As promised, the Brooklyn DA's office has effectively decriminalized marijuana possession in the borough. “This new policy is a reasonable response to the thousands of low-level marijuana arrests that weigh down the criminal justice system, require significant resources that could be redirected to more serious crimes and take an unnecessary toll on offenders," DA Ken Thompson said in a release.
For those who are caught with amounts of marijuana under 25 grams, cases will be dismissed prior to arraignment, which is what usually happens with low-level marijuana possession anyway. According to the release, of the more than 8,500 cases in Kings County last year in which the top charge was class B misdemeanor marijuana possession, more than two-thirds were dismissed because the defendant accepted an Adjournment in Contemplation of Dismissal [ACD].
"The processing of these cases exacts a cost on the criminal justice system and takes a toll on the individual," Thompson said. "Given that these cases are ultimately—and predictably—dismissed, the burdens that they pose on the system and the individual are difficult to justify. We are pouring money into an endeavor that produces no public safety benefit."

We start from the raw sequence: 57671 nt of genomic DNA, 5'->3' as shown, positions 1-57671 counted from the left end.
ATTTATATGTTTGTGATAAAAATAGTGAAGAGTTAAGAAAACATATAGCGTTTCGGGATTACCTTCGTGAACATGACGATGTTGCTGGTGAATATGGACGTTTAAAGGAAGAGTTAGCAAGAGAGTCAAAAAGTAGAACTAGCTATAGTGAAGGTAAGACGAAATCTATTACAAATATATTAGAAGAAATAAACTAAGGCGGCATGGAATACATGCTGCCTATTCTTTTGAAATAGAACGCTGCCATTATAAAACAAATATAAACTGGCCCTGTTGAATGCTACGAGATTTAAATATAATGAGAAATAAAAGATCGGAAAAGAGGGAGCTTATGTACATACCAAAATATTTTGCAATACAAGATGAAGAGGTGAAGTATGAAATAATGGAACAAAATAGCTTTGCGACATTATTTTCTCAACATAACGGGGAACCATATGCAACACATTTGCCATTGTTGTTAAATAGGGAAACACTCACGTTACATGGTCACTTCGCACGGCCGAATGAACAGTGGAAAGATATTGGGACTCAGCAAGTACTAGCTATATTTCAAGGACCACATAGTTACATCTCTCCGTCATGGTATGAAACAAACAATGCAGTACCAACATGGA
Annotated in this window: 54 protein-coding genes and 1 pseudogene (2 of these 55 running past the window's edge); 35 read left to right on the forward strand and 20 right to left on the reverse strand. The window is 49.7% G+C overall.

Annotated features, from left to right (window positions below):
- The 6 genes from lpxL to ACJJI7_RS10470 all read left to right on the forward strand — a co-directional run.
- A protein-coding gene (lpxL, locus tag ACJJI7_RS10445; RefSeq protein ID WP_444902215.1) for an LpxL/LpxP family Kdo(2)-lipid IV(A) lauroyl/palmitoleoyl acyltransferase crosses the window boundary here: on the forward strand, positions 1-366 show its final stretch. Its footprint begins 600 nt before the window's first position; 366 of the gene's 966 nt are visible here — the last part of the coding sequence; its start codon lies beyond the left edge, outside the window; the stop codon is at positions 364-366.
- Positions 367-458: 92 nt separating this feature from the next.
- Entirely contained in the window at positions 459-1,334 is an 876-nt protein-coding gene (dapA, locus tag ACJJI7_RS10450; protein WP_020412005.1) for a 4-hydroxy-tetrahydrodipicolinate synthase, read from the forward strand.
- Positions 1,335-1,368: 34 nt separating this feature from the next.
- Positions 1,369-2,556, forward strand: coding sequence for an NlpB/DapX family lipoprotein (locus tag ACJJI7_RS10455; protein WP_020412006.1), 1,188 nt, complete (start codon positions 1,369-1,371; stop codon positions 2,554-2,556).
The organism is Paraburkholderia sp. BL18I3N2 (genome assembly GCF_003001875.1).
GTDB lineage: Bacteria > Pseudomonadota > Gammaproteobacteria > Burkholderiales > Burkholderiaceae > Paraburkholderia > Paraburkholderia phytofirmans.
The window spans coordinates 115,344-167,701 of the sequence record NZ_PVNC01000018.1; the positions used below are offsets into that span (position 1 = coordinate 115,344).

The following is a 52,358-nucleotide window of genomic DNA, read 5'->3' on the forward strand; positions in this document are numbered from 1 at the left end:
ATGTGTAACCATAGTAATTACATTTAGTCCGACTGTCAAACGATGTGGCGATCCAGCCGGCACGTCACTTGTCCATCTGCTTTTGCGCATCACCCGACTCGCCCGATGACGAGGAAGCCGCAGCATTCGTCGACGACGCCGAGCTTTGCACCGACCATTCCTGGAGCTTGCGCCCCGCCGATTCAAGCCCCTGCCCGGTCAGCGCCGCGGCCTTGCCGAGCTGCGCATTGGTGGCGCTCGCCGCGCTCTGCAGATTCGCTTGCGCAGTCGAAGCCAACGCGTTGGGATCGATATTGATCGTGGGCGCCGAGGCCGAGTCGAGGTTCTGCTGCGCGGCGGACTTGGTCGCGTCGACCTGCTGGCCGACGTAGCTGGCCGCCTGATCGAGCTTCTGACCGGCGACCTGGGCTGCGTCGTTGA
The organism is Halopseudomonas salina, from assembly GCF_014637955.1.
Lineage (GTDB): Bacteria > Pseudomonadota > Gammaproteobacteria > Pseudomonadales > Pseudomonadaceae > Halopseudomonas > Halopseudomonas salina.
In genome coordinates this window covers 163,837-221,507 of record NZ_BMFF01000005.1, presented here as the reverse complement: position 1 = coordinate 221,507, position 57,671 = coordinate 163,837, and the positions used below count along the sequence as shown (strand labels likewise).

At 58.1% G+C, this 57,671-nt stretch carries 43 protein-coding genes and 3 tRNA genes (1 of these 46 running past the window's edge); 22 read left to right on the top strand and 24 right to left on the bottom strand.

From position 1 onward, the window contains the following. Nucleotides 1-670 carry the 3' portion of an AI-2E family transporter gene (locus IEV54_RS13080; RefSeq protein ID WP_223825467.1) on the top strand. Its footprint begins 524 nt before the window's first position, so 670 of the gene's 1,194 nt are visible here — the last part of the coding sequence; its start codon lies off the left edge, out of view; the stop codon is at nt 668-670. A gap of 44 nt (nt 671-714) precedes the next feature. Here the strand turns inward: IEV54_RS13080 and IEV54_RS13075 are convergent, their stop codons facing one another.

In a memo obtained by the Times, Thompson explicitly references the racial disparity seen in the soaring number of marijuana arrests in New York City:
Given the vast number of community members who, regardless of race, have engaged at some point in their lives in this non-violent conduct with impunity, the imposition of a conviction for such conduct may perpetuate the public's perception that the criminal justice system as a whole and law enforcement in particular is neither colorblind, nor class-blind.
NYPD Commissioner Bill Bratton told Capital New York that Thompson's policy "will not result in any changes" on the part of his officers.
According to the Times, those arrested for low-level marijuana possession will still be taken to the precinct and processed at central booking. The new policy does not affect violent offenders, gang members, those with open warrants, or those smoking marijuana in public, "particularly around children, such as a park, playground, bus, subway or school yard," the release states; all of these provisions were sought by the NYPD. Those under 18 will be referred to a "diversion program" for counseling.
The de Blasio administration continues to arrest a large number of New Yorkers for marijuana possession, more than the Giuliani administration and so far slightly more than the final year of Bloomberg's tenure.
Possession of under 25 grams of marijuana out of public view remains a $100 violation.